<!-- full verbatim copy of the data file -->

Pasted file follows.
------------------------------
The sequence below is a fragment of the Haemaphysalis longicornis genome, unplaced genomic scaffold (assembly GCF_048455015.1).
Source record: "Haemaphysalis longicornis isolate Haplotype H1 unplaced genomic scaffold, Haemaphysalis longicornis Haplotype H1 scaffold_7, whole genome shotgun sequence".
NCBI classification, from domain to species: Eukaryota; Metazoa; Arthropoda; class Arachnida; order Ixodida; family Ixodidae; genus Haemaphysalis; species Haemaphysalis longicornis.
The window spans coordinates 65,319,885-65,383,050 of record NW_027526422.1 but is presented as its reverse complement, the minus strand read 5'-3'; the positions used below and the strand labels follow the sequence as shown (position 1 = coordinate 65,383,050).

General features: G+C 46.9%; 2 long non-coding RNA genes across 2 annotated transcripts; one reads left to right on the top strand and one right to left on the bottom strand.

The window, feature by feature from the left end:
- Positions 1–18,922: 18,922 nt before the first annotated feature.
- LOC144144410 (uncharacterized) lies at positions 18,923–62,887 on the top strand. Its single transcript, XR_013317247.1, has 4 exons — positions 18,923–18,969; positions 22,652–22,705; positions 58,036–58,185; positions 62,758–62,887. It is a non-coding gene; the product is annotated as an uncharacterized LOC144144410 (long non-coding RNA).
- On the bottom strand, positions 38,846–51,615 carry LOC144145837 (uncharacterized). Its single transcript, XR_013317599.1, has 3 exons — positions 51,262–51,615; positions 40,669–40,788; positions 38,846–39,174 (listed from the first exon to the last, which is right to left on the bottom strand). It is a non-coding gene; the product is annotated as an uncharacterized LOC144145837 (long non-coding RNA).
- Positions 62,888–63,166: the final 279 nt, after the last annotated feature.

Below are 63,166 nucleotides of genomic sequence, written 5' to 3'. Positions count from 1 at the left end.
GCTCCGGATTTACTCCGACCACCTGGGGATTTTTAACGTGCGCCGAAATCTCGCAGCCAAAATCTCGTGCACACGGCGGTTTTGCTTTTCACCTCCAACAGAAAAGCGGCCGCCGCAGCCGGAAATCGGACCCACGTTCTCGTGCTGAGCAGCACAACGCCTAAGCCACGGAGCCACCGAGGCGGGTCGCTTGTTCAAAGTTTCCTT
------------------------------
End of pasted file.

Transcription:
The sequence below is a fragment of the Haemaphysalis longicornis genome, unplaced genomic scaffold (assembly GCF_048455015.1).
Source record: "Haemaphysalis longicornis isolate Haplotype H1 unplaced genomic scaffold, Haemaphysalis longicornis Haplotype H1 scaffold_7, whole genome shotgun sequence".
NCBI classification, from domain to species: Eukaryota; Metazoa; Arthropoda; class Arachnida; order Ixodida; family Ixodidae; genus Haemaphysalis; species Haemaphysalis longicornis.
The window spans coordinates 65,319,885-65,383,050 of record NW_027526422.1 but is presented as its reverse complement, the minus strand read 5'-3'; the positions used below and the strand labels follow the sequence as shown (position 1 = coordinate 65,383,050).

General features: G+C 46.9%; 2 long non-coding RNA genes across 2 annotated transcripts; one reads left to right on the top strand and one right to left on the bottom strand.

The window, feature by feature from the left end:
- Positions 1–18,922: 18,922 nt before the first annotated feature.
- LOC144144410 (uncharacterized) lies at positions 18,923–62,887 on the top strand. Its single transcript, XR_013317247.1, has 4 exons — positions 18,923–18,969; positions 22,652–22,705; positions 58,036–58,185; positions 62,758–62,887. It is a non-coding gene; the product is annotated as an uncharacterized LOC144144410 (long non-coding RNA).
- On the bottom strand, positions 38,846–51,615 carry LOC144145837 (uncharacterized). Its single transcript, XR_013317599.1, has 3 exons — positions 51,262–51,615; positions 40,669–40,788; positions 38,846–39,174 (listed from the first exon to the last, which is right to left on the bottom strand). It is a non-coding gene; the product is annotated as an uncharacterized LOC144145837 (long non-coding RNA).
- Positions 62,888–63,166: the final 279 nt, after the last annotated feature.

Below are 63,166 nucleotides of genomic sequence, written 5' to 3'. Positions count from 1 at the left end.
GCTCCGGATTTACTCCGACCACCTGGGGATTTTTAACGTGCGCCGAAATCTCGCAGCCAAAATCTCGTGCACACGGCGGTTTTGCTTTTCACCTCCAACAGAAAAGCGGCCGCCGCAGCCGGAAATCGGACCCACGTTCTCGTGCTGAGCAGCACAACGCCTAAGCCACGGAGCCACCGAGGCGGGTCGCTTGTTCAAAGTTTCCTT